Say I have some normally distributed data. I have an application where I compute the percentile (or cumulative frequency less than sample) for a particular sample using a CDF function along with the mean $\mu$ and standard deviation $\sigma$ of the samples.

so $$F_x(x) = \frac 12\left[1 + \text{erf} \left (\frac {x - \mu}{\sqrt{2 \sigma^2}}\right)\right]$$

Now I find myself in a situation where I want to determine the cumulative frequency of multiple samples across multiple data sets (finding something akin to an overall percentile of, say, three samples). Now assuming the variables are independent, I can sum the normals using

$$(\mu_\text{sum}, \sigma_\text{sum}) = (\mu_x + \mu_y + \mu_z), (\sqrt{σ^2_x + σ^2_y + σ^2_z})$$

Can I then sum the individual samples I care about and compare them to the new summed normal to compute a percentile of the three samples compared to the sum of the normals? Something tells me this doesn't work but I'd like to be sure. So I'm thinking something like computing the CDF using the sum of the samples I'm interested in:

$$F_x(x_x + x_y + x_z)$$

and using the $\mu$sum and $\sigma$sum in the CDF function above.

  • $\begingroup$ Your notation is now confusing and contradictory. I suggest saying "Let $S=X+Y+Z$," replacing "$\text{sum}$" with "$s$" in subscripts and $F_x(x_x + x_y + x_z)$ with $F_S(x + y + z)$. If you agree that is what you're asking, then your question would make sense, and the short answer is "yes, that's what you do". $\endgroup$ – Glen_b Oct 18 '13 at 6:02

Your question implies that for independent random variables, $σ_\text{sum} = σ_x + σ_y + σ_z$. This is not the case.

The squares are additive: $σ^2_\text{sum} = σ^2_x + σ^2_y + σ^2_z$. So $σ_\text{sum} = \sqrt{σ^2_x + σ^2_y + σ^2_z}$.

However, otherwise you're correct - if you add three independent normal random variables, the distribution of the sum is normal with mean equal to the sum of their means and variance equal to the sum of their variances (indeed that applies to adding any number of terms).

Variances of correlated random variables are a little more complicated, but still straightforward. For correlated multivariate normals, you also still have normality.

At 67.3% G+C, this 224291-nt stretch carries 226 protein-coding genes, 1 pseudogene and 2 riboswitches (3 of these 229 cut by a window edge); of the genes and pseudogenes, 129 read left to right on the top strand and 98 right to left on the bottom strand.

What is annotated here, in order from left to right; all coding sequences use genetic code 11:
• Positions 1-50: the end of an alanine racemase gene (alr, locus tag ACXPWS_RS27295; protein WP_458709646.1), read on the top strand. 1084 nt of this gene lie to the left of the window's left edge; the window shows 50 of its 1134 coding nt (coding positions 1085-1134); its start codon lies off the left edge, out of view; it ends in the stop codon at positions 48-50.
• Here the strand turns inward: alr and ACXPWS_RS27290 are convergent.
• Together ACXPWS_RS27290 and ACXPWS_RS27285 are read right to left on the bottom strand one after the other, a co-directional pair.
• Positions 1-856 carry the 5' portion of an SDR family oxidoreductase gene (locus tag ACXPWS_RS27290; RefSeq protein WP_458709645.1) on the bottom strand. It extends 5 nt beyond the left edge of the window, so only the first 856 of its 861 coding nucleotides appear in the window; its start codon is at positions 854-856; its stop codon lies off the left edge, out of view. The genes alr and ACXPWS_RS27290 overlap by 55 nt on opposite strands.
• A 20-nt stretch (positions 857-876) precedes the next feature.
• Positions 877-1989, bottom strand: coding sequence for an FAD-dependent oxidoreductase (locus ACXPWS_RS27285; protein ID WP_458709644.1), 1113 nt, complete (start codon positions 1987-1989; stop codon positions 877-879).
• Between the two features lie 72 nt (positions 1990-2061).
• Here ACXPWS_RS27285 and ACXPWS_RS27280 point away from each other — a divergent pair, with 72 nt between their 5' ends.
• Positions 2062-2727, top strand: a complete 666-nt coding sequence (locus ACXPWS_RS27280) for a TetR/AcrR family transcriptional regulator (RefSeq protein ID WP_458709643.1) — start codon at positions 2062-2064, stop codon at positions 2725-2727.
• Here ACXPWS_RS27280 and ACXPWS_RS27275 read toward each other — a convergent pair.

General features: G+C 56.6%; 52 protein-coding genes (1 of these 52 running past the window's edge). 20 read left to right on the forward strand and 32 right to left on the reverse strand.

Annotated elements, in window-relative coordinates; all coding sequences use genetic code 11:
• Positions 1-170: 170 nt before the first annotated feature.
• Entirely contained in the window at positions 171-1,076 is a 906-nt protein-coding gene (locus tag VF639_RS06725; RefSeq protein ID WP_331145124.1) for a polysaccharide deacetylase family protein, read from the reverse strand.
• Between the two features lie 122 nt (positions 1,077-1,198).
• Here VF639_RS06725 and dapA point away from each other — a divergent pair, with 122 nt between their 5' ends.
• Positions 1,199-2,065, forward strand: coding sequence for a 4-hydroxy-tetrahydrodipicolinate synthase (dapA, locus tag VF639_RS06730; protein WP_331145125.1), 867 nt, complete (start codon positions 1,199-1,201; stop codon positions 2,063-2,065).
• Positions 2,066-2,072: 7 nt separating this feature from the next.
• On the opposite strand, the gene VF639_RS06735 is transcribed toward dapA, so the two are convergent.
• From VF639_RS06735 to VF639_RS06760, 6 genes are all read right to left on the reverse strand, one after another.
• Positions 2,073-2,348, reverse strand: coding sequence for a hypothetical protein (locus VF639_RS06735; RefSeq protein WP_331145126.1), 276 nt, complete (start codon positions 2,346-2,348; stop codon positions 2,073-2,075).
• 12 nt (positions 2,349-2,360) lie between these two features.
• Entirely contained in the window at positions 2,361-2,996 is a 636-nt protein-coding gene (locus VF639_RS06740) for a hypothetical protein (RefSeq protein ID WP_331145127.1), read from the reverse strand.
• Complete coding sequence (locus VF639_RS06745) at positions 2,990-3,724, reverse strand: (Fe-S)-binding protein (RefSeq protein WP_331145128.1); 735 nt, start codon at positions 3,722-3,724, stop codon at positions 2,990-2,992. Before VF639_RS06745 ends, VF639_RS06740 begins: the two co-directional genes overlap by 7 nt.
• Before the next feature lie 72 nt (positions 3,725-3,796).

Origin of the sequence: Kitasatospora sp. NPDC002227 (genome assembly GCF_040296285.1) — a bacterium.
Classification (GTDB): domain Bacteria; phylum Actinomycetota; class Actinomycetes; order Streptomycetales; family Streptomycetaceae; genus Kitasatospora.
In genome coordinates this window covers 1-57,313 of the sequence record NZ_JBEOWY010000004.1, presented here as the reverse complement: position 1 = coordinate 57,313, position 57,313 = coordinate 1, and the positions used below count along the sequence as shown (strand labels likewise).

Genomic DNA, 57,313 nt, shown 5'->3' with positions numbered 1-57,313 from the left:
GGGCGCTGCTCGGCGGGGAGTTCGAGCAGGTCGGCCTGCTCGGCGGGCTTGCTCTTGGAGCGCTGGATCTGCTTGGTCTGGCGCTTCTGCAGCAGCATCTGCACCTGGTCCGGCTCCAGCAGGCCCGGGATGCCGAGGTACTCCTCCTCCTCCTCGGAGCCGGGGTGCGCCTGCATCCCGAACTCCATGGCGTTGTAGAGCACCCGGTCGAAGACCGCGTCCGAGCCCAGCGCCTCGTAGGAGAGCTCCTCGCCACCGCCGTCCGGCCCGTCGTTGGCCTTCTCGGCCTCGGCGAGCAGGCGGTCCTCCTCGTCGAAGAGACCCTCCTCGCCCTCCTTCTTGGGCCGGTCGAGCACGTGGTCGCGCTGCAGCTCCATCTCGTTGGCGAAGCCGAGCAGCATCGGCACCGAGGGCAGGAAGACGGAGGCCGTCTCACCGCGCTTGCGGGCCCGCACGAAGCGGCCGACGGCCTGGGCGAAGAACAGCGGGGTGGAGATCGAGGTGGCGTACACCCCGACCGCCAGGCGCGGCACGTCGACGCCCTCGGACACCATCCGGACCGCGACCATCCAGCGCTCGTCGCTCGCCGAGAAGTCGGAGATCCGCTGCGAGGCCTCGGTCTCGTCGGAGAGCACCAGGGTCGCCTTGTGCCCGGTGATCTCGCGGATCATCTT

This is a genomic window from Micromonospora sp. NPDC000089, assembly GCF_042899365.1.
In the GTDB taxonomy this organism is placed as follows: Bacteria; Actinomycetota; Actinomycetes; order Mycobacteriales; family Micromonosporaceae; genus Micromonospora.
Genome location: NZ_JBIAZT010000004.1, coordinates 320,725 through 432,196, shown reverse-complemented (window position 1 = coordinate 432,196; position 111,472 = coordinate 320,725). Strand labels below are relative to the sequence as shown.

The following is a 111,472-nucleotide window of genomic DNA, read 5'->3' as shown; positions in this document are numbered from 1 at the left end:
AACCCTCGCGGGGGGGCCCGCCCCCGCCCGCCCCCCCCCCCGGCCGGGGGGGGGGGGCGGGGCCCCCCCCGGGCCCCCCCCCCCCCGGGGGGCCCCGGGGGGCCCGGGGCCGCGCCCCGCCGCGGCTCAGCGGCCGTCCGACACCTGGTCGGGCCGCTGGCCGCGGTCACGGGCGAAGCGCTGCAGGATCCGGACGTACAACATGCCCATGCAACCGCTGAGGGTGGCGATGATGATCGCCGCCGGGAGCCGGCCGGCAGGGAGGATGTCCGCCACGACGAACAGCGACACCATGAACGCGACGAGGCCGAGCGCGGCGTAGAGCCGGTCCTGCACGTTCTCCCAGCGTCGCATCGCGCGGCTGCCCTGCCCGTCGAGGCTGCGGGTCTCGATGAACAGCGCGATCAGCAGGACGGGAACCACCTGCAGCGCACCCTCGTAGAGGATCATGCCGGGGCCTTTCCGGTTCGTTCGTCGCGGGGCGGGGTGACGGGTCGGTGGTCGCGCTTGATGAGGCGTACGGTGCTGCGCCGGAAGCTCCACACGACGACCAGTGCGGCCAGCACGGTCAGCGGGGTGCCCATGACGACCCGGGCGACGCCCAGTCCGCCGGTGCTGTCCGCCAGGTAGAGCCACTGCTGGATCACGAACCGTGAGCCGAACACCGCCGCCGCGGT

• $\begingroup$ You're right, I've edited my question. The real question though, is can I use the new $\mu_\text{sum}$ and $\sigma_\text{sum}$ to compute a CDF using the sum of three specific samples. I don't think this works but I wanted to be sure. $\endgroup$ – mikepk Oct 18 '13 at 5:37
  • $\begingroup$ @mikepk are you asking whether you can use sample means and standard deviations to compute the population distribution function? Or are you trying to find the ECDF of the summed sample values? Or something else? What are you actually trying to achieve in the end? $\endgroup$ – Glen_b Oct 18 '13 at 5:40
  • $\begingroup$ Thanks Glen, I'm probably not asking the right questions. I have a collection of three separate scores on three separate normally distributed ranges. Usually I compare the individual scores against all scores using a percentile (for which I'm using the CDF). I'd like to compare the collection of all three scores against all the other possible collections of those three scores. Effectively how does this collection compare to the population of all collections. Like I said in my original question, my stats memory is dim, but I don't think this works. $\endgroup$ – mikepk Oct 18 '13 at 14:53
  • $\begingroup$ Reading over the original question I think I've even confused myself :). So I have a single sample $x = 300$ that I want the CDF of, so I get a value back like $F_X(300) = 0.6$. So the probability of all random samples being <= 300 is less than or equal is 0.6. Now I have three samples lets say (300, 900, 100) from three different data sets (all normally distributed) and I want to do something similar, the probability of three samples being less than or equal to that particular collection of three samples. The more I think about this the more it doesn't quite make sense to me. $\endgroup$ – mikepk Oct 18 '13 at 15:21
  • $\begingroup$ @mikepk How do you come to know $\mu_X$ and $\sigma_X$? If you do know them and can assume independence, then I don't see any difficulty with doing what you suggest. $\endgroup$ – Glen_b Oct 18 '13 at 19:17

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